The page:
"You will become infatuated with socioeconomics. This knowledge could come in handy someday." This was one of the custom fortunes that my daughter thought up for her White Day party fortune cookie favors. Or how about this one, "Like a German Shepherd, you are loyal. You will display this loyalty in the near future, but be warned; the road will be bumpy and ferocious." Fun, aren't they? The excuse for a party came in the form of White Day, which falls on March 14. On Valentine's Day (February 14), women in Japan give men chocolates and not only to men they are romantically involved with, but to men such as their bosses or co-workers. It has become such a social obligation that the chocolates given on Valentine's are often referred to as giri choco (obligatory chocolates). If all this seems unfair, wait, the women get their fair shake in the way of White Day the following month. This is the day that all men who have received chocolates on February 14, must return the favor on March 14 by giving those women candy, jewelry or white chocolate.
So in honor of White Day, my daughter and her friends threw themselves a white party, no giri choco necessary. Everything on the menu was white: white garlic pasta, white mushroom pizza, crudites with white yogurt dip, white Bride's cake, white sugar cookies, white Aquarius and Mitsuya Cider and Fortune Cookies with white fortunes.
Hope your White Day was filled with good fortune!
Adapted from a recipe from www.fancyfortunecookies.com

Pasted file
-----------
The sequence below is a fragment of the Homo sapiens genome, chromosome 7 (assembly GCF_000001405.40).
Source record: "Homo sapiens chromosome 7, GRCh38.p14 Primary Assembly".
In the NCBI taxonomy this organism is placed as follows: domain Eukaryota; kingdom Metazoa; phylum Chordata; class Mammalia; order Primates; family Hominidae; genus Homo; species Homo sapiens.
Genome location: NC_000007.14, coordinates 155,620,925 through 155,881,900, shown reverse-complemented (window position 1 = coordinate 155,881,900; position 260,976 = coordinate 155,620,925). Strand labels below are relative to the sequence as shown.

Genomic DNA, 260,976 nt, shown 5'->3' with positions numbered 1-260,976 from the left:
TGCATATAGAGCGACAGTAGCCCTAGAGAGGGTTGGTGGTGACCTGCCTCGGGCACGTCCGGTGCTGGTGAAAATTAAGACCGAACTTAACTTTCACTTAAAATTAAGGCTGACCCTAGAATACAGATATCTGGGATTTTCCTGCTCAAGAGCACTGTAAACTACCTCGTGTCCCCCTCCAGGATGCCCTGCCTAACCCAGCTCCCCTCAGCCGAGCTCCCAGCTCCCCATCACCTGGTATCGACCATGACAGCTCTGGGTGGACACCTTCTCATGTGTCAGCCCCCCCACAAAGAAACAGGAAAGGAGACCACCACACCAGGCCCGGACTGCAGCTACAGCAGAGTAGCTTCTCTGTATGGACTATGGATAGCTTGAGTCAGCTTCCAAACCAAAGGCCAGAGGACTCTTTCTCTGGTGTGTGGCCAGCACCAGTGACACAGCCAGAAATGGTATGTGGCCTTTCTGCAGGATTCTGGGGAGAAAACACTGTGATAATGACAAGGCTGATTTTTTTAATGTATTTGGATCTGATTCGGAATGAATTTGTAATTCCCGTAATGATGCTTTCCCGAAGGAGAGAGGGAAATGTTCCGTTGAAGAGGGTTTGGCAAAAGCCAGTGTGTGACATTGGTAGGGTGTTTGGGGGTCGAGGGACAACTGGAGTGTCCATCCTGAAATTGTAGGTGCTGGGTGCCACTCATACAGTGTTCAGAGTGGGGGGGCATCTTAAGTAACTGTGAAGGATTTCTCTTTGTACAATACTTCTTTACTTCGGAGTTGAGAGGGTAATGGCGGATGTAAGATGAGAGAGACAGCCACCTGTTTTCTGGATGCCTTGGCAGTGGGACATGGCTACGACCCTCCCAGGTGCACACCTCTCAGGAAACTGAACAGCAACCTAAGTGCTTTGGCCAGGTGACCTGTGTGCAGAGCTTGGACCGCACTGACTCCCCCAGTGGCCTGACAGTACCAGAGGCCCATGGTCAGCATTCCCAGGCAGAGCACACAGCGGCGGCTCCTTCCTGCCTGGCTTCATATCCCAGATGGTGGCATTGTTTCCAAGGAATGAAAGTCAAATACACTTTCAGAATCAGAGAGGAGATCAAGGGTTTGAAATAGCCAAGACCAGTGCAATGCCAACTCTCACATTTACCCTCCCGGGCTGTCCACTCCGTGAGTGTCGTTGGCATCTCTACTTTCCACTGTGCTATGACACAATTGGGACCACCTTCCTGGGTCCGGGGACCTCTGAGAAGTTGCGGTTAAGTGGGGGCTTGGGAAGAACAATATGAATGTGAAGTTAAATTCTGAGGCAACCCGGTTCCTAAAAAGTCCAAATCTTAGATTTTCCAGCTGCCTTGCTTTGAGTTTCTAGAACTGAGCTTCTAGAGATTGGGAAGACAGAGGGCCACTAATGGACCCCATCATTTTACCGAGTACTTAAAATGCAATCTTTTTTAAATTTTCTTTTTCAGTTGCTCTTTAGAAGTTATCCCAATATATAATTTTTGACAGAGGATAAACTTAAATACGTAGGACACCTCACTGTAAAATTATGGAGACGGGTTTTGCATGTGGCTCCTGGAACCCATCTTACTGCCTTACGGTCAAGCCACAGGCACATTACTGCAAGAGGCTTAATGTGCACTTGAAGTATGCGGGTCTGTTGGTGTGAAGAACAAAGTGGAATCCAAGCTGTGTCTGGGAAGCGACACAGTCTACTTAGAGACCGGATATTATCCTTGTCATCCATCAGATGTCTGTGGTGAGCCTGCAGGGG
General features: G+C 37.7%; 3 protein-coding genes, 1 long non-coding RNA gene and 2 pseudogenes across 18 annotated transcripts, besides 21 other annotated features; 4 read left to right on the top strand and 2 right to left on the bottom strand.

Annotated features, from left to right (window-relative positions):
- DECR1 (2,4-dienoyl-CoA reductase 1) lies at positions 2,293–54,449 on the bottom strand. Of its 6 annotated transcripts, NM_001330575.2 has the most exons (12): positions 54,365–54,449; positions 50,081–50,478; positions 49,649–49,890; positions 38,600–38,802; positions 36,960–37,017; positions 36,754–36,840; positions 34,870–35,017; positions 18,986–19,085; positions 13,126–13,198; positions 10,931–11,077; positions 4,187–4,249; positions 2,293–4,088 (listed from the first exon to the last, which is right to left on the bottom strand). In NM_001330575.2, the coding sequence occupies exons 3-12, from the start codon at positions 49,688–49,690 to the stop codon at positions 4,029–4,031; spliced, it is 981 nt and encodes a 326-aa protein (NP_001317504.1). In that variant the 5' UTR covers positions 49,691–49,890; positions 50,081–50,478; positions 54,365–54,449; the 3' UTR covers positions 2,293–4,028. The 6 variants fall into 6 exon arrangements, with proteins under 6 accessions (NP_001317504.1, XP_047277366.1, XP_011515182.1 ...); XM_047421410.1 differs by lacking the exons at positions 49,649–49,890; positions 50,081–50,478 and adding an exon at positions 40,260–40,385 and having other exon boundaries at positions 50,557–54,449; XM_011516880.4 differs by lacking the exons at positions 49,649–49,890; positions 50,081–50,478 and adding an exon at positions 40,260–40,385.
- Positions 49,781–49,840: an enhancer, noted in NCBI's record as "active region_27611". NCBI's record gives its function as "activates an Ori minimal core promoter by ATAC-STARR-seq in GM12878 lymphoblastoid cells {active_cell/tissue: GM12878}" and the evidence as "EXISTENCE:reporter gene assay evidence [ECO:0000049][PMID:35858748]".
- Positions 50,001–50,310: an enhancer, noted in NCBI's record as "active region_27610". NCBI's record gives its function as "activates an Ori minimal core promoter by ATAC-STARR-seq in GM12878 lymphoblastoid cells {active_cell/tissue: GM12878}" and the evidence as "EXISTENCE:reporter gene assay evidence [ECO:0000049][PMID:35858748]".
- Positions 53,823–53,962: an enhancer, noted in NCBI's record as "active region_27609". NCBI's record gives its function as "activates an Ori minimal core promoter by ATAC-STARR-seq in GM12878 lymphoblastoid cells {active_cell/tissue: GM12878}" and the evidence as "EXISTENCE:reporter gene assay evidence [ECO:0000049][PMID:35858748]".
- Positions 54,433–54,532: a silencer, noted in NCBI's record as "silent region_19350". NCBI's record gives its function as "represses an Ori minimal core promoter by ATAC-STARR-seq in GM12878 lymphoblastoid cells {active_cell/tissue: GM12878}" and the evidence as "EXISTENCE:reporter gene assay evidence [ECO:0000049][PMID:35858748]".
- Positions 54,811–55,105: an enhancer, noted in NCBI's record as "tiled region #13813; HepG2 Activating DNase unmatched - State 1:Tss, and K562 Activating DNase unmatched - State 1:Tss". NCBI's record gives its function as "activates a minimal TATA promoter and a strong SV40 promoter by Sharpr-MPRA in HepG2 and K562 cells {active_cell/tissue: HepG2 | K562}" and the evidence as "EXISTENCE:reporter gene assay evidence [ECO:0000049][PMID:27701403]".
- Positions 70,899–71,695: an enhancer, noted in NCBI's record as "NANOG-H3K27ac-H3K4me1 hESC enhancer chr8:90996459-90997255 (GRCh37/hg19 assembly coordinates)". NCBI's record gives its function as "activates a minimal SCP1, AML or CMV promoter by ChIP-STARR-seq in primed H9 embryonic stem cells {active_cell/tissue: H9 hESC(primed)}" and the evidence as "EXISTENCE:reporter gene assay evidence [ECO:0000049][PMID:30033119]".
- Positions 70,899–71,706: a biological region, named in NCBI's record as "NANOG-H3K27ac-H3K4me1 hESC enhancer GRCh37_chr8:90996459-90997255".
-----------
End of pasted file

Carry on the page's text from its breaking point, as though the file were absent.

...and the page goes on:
Makes about 15 cookies
3 tablespoons light brown sugar, lightly packed
1/4 cup white sugar
2 large egg whites
2 tablespoon canola oil
1/4 teaspoon vanilla extract
1/4 teaspoon lemon extract
1/3 cup + 1 tablespoon all-purpose flour
Vegetable oil or silicone baking mat
Pot and muffin baking tin for bending and cooling cookies
15 paper fortune strips (2 1/4 x 1/2 in) with fortunes handwritten or typed
In medium bowl, add brown sugar and mix with a whisk to break up any lumps. Add white sugar, egg whites, oil, vanilla and lemon extracts and whisk until blended. Stir in flour and whisk until smooth. Let stand for 20 minutes.
Meanwhile, preheat oven to 350°F (180°C). Lightly coat a baking sheet with oil or line a baking sheet with a silicone baking mat. Drop a tablespoon of batter onto the baking sheet and spread with the back of the spoon in a circular motion to about a 2-3 inch (5cm) circle. Repeat once more on the same baking sheet. It's better to bake 1 or 2 cookies at a time since you will have to fold the cookies when they come out of the oven and work quickly. Bake in the preheated oven for about 5 minutes or until the edges are golden brown.
Have a pot and muffin tin ready on your work surface. As soon as the cookies have baked, remove one gently with a spatula and flip it over onto your hand (a cotton glove or oven mitt comes in handy), place a paper fortune strip on the half closest to you, fold the cookie in half over the paper strip and press the edges closed. Holding either end of the folded cookie with the edges up, push the center of the folded side over the lip of a pot to bend the cookie in the shape of a traditional fortune cookie. Place the bent cookie in a muffin tin to hold the shape while cooling. Repeat with the other cookie. If the cookie has cooled too much, place it back in the oven for a few minutes to warm up and become pliable.
Repeat with remaining batter.
Store cooled cookies in an airtight container for up to one week.
Makes about 15 cookies.